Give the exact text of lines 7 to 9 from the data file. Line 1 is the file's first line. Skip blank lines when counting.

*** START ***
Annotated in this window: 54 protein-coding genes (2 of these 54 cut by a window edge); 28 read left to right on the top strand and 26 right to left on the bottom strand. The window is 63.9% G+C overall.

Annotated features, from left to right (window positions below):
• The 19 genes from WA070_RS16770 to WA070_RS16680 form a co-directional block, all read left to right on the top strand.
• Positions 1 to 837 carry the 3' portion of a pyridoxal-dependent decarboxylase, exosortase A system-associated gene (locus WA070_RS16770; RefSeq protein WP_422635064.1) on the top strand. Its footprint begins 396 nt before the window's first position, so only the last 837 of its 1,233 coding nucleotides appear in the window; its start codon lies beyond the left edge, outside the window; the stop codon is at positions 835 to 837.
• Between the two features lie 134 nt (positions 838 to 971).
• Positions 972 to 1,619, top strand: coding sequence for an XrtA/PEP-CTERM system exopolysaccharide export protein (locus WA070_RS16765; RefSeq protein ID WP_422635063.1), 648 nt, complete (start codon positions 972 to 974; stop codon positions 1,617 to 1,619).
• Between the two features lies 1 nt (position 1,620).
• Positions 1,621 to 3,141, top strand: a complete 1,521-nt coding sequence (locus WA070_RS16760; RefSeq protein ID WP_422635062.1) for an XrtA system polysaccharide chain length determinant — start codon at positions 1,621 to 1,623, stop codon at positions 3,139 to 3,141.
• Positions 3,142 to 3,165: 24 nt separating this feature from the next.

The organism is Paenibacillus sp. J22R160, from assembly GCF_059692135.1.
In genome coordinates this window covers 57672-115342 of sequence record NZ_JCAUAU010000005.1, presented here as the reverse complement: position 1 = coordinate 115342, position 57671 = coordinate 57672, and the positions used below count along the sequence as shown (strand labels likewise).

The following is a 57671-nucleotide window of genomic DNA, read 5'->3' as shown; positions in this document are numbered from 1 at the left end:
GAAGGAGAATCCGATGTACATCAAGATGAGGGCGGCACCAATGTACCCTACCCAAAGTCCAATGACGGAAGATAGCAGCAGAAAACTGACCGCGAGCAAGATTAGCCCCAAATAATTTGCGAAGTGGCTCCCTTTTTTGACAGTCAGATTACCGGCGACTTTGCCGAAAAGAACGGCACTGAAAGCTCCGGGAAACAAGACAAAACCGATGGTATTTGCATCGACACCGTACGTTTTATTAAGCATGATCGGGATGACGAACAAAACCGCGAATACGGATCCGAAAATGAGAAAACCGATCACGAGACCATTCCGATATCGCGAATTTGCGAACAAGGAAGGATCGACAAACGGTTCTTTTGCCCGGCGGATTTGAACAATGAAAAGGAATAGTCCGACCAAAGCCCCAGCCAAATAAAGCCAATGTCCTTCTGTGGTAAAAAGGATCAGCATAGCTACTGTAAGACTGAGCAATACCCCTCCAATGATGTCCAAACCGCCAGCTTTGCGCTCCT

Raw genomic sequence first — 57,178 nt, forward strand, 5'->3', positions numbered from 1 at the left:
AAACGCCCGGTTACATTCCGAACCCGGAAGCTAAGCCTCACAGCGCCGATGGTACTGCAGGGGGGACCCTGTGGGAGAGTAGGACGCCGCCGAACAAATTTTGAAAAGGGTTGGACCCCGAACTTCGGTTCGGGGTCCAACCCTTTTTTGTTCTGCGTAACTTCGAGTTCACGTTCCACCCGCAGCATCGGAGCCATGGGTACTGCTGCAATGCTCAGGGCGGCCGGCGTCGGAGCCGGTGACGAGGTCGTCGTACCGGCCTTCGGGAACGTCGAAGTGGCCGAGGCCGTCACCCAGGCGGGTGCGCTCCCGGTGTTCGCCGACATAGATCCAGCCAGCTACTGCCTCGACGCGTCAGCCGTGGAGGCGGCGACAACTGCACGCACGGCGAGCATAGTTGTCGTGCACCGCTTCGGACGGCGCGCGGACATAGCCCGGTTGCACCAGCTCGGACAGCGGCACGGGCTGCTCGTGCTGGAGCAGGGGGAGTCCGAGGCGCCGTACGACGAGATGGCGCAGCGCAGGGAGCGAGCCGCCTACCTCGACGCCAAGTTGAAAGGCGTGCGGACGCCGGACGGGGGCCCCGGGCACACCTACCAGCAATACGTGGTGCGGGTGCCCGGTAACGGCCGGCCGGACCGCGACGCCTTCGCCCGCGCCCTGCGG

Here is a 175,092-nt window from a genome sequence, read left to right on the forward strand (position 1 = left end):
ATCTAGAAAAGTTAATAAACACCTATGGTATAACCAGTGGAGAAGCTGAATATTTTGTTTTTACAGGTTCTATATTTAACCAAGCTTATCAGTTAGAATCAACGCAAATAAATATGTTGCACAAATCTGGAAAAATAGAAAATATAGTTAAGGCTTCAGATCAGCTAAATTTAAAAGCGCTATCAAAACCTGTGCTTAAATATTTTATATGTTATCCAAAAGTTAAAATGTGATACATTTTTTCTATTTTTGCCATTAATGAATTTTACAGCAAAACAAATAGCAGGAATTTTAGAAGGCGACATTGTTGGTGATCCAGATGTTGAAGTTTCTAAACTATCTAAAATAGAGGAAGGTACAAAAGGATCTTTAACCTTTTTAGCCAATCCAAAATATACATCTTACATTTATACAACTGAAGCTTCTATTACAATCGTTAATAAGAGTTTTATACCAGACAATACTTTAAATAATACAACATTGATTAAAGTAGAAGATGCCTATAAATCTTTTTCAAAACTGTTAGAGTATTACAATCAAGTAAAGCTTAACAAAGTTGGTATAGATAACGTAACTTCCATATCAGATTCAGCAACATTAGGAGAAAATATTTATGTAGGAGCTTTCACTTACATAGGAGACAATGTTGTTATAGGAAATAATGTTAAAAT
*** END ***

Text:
• Between the two features lies 1 nt (position 1,620).
• Positions 1,621 to 3,141, top strand: a complete 1,521-nt coding sequence (locus WA070_RS16760; RefSeq protein ID WP_422635062.1) for an XrtA system polysaccharide chain length determinant — start codon at positions 1,621 to 1,623, stop codon at positions 3,139 to 3,141.
• Positions 3,142 to 3,165: 24 nt separating this feature from the next.